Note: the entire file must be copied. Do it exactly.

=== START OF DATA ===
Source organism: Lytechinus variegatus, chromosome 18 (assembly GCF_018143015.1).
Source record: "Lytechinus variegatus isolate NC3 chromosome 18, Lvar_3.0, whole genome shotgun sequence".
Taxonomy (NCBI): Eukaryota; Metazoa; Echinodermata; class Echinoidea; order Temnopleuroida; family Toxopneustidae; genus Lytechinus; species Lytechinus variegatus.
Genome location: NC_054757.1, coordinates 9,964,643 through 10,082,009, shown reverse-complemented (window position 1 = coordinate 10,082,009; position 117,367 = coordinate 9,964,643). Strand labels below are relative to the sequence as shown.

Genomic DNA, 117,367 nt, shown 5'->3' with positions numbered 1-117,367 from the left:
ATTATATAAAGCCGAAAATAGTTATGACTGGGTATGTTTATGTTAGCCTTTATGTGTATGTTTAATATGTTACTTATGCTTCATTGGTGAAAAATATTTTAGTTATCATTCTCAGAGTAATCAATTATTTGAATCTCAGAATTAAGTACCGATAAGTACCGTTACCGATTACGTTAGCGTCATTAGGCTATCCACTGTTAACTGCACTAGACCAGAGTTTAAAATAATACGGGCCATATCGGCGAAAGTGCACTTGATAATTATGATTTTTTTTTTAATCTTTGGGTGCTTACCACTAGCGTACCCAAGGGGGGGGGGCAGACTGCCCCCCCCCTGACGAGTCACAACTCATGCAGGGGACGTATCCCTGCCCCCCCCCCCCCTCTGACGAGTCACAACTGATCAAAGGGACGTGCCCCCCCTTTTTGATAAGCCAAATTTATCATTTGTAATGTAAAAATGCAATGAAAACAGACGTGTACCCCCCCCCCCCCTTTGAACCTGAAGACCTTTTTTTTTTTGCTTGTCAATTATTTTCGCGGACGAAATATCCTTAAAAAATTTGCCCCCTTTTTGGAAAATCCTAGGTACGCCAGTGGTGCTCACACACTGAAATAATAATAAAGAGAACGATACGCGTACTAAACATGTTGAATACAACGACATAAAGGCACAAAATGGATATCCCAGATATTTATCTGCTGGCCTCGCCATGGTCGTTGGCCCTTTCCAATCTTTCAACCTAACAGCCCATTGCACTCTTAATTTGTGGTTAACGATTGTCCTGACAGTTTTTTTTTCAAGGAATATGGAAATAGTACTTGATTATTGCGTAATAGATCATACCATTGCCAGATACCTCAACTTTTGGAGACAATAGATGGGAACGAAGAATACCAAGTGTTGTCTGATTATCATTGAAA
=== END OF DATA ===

Source organism: Lytechinus variegatus, chromosome 18 (assembly GCF_018143015.1).
Source record: "Lytechinus variegatus isolate NC3 chromosome 18, Lvar_3.0, whole genome shotgun sequence".
Taxonomy (NCBI): Eukaryota; Metazoa; Echinodermata; class Echinoidea; order Temnopleuroida; family Toxopneustidae; genus Lytechinus; species Lytechinus variegatus.
Genome location: NC_054757.1, coordinates 9,964,643 through 10,082,009, shown reverse-complemented (window position 1 = coordinate 10,082,009; position 117,367 = coordinate 9,964,643). Strand labels below are relative to the sequence as shown.

Genomic DNA, 117,367 nt, shown 5'->3' with positions numbered 1-117,367 from the left:
ATTATATAAAGCCGAAAATAGTTATGACTGGGTATGTTTATGTTAGCCTTTATGTGTATGTTTAATATGTTACTTATGCTTCATTGGTGAAAAATATTTTAGTTATCATTCTCAGAGTAATCAATTATTTGAATCTCAGAATTAAGTACCGATAAGTACCGTTACCGATTACGTTAGCGTCATTAGGCTATCCACTGTTAACTGCACTAGACCAGAGTTTAAAATAATACGGGCCATATCGGCGAAAGTGCACTTGATAATTATGATTTTTTTTTTAATCTTTGGGTGCTTACCACTAGCGTACCCAAGGGGGGGGGGCAGACTGCCCCCCCCCTGACGAGTCACAACTCATGCAGGGGACGTATCCCTGCCCCCCCCCCCCCTCTGACGAGTCACAACTGATCAAAGGGACGTGCCCCCCCTTTTTGATAAGCCAAATTTATCATTTGTAATGTAAAAATGCAATGAAAACAGACGTGTACCCCCCCCCCCCCTTTGAACCTGAAGACCTTTTTTTTTTTGCTTGTCAATTATTTTCGCGGACGAAATATCCTTAAAAAATTTGCCCCCTTTTTGGAAAATCCTAGGTACGCCAGTGGTGCTCACACACTGAAATAATAATAAAGAGAACGATACGCGTACTAAACATGTTGAATACAACGACATAAAGGCACAAAATGGATATCCCAGATATTTATCTGCTGGCCTCGCCATGGTCGTTGGCCCTTTCCAATCTTTCAACCTAACAGCCCATTGCACTCTTAATTTGTGGTTAACGATTGTCCTGACAGTTTTTTTTTCAAGGAATATGGAAATAGTACTTGATTATTGCGTAATAGATCATACCATTGCCAGATACCTCAACTTTTGGAGACAATAGATGGGAACGAAGAATACCAAGTGTTGTCTGATTATCATTGAAA